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  • Writer's pictureMike Marburg

Food: Do We Have to "Kill-to-Grow"? Part 1

A critical part of our resort's wellness equation is food. How we fuel ourselves matters, and I have spent time touring farms in the Valley to understand local practices. Along with deep research in the area, I have an appreciation for the the broad challenges we face.

Globally, over the next 50 years, we need to produce 60% more calories to feed 40% more people using no more land. Additionally, over the next 25 years, we also need to reduce emissions from food production and distribution by 10-17.5 gigatons of carbon dioxide equivalent annually.

While daunting, by studying the past hundred years and believing in the power of human ingenuity, it is possible to imagine success. For example, during the 1900s, the agricultural community increased production yields by 4-8x, depending on the crop. Automation and a “kill-to-grow” culture (relying on pesticides, herbicides, genetically modified seeds, etc.) have driven most of the gains, with the latter playing a more dominant role over the most recent 25 years.

Unfortunately, the consequences have been environmentally devastating. The conventional food system is beset by well-documented problems: soil degradation, pesticide toxicity, high greenhouse gas emissions, reduction of biodiversity (such as pollinators), water pollution, low quality (nutrition-wise) crops, and the over-use of antibiotics in animals.

In turns out that 52% of global agricultural lands are moderately or severely degraded. Recent research indicates that, if conventional practices continue, the current soils in agricultural production will yield about 30% less than they would otherwise by 2050 – and will become virtually dormant by 2080.

Beyond this, I recently saw the $10B+ class action lawsuit award for roughly 100,000 cases due to Bayer’s Roundup, and noticed it is still in my local Home Depot --- plus more cases are coming! Apparently, occupational exposure to pesticides in the USA poisons as many as 20,000 farmworkers every year.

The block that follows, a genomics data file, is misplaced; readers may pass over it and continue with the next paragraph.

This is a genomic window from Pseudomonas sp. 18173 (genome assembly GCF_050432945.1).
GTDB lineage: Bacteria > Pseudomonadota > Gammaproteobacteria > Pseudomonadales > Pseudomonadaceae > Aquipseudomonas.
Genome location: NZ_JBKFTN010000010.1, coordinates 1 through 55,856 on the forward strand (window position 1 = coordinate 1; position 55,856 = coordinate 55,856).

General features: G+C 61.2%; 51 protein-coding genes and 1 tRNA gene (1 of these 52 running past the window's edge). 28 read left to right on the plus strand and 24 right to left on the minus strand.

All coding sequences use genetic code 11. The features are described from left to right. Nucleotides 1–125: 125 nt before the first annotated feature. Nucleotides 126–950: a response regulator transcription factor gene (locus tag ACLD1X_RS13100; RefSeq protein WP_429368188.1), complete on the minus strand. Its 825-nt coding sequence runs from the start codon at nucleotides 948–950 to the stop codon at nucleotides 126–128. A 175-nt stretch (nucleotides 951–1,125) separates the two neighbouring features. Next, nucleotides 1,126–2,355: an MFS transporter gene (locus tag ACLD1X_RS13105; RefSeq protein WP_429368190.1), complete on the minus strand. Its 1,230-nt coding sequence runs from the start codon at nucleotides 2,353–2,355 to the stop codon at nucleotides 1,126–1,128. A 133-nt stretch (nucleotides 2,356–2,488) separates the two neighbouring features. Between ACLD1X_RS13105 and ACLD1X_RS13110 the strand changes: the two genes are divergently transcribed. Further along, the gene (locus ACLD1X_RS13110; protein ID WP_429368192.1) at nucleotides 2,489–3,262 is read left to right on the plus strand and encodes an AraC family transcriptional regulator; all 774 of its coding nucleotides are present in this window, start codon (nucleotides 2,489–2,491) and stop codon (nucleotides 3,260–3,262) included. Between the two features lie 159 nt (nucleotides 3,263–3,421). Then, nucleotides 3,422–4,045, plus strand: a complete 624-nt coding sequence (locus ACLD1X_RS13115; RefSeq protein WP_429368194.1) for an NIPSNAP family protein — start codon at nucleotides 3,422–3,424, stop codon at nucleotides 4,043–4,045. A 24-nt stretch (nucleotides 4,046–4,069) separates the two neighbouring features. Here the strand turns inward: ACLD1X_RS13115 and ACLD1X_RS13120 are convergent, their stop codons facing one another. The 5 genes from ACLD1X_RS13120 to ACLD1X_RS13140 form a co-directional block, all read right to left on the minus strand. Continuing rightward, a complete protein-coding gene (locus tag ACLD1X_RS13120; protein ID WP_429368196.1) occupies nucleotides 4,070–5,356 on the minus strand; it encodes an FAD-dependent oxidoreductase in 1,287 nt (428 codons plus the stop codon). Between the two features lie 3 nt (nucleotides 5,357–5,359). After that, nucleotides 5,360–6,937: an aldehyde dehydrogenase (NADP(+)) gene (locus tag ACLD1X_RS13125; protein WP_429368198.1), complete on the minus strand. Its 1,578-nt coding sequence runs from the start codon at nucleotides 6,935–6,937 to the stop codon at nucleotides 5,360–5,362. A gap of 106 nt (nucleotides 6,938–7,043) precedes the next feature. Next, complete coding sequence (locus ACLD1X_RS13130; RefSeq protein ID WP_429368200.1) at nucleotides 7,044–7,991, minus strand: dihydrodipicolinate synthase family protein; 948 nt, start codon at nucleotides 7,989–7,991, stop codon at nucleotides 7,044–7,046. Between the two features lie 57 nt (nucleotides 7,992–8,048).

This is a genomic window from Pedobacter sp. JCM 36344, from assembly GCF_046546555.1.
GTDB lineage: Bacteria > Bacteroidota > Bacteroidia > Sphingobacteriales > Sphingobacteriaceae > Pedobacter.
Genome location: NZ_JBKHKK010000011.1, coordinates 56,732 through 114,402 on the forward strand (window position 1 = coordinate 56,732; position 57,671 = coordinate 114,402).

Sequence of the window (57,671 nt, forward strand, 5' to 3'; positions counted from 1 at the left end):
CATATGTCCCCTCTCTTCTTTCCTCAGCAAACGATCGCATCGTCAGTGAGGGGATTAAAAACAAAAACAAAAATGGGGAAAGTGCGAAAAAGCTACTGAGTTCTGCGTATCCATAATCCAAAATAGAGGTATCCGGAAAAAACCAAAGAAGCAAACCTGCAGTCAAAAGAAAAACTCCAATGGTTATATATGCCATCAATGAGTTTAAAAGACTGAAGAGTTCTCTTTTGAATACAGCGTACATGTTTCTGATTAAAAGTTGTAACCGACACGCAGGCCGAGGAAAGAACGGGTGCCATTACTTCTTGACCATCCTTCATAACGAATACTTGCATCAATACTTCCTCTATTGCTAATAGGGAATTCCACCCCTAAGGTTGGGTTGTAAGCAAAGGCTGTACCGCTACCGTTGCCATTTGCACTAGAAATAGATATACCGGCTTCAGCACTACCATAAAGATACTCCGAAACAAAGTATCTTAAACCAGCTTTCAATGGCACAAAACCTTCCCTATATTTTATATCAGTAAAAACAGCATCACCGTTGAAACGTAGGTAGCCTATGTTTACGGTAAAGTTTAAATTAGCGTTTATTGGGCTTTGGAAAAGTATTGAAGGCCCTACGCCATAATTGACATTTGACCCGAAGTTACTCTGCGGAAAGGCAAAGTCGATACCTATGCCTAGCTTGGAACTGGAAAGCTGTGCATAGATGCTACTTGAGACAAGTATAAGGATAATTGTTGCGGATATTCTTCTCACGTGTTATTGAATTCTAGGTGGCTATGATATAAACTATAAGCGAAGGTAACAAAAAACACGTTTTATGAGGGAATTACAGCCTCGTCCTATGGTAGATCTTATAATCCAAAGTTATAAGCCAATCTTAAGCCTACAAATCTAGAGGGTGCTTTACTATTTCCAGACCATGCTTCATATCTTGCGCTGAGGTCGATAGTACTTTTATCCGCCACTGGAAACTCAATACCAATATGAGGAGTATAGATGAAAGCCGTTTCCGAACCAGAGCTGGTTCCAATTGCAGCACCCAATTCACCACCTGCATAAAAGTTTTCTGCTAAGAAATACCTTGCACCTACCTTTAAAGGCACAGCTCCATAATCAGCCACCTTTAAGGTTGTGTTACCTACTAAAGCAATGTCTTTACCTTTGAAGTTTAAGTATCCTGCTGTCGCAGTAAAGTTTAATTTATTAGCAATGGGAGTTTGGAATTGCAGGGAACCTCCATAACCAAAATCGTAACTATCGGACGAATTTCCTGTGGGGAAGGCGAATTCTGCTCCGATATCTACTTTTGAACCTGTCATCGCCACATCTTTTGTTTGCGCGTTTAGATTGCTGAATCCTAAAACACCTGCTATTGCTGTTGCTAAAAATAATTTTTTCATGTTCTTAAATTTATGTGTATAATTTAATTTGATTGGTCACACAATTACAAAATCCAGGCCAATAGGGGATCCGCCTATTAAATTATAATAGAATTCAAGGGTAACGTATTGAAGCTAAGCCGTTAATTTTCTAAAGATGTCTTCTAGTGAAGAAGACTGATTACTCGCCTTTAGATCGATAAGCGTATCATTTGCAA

Rural and agricultural communities like those in the Shenandoah Valley have been found to experience higher rates of leukemia, non-Hodgkin lymphoma, multiple myeloma, and soft tissue sarcoma, as well as cancers of the skin, lip, stomach, brain, and prostate. Farmworkers also bring home toxic chemicals on their clothes and body. As a result, pesticide exposure is attributed to higher rates of birth defects, developmental delays, leukemia, and brain cancer among farmworker children. This is really sad.

Now, some 220 weed species have evolved herbicide resistance, and 600 cases of insecticide resistance have been recorded globally. A loss of ecosystem functionality and species diversity creates risks for farmers. But instead of focusing on these issues and the "no-win" path when you play this out over time, farmers are being told to use more powerful pesticides or to buy more expensive new genetically modified seeds.

For our nature and wellness resort, we will serve over 175,000 meals each year to guests who care about what they eat. Do we have to support a dangerous and ecologically destructive food production system, or is there a better path?


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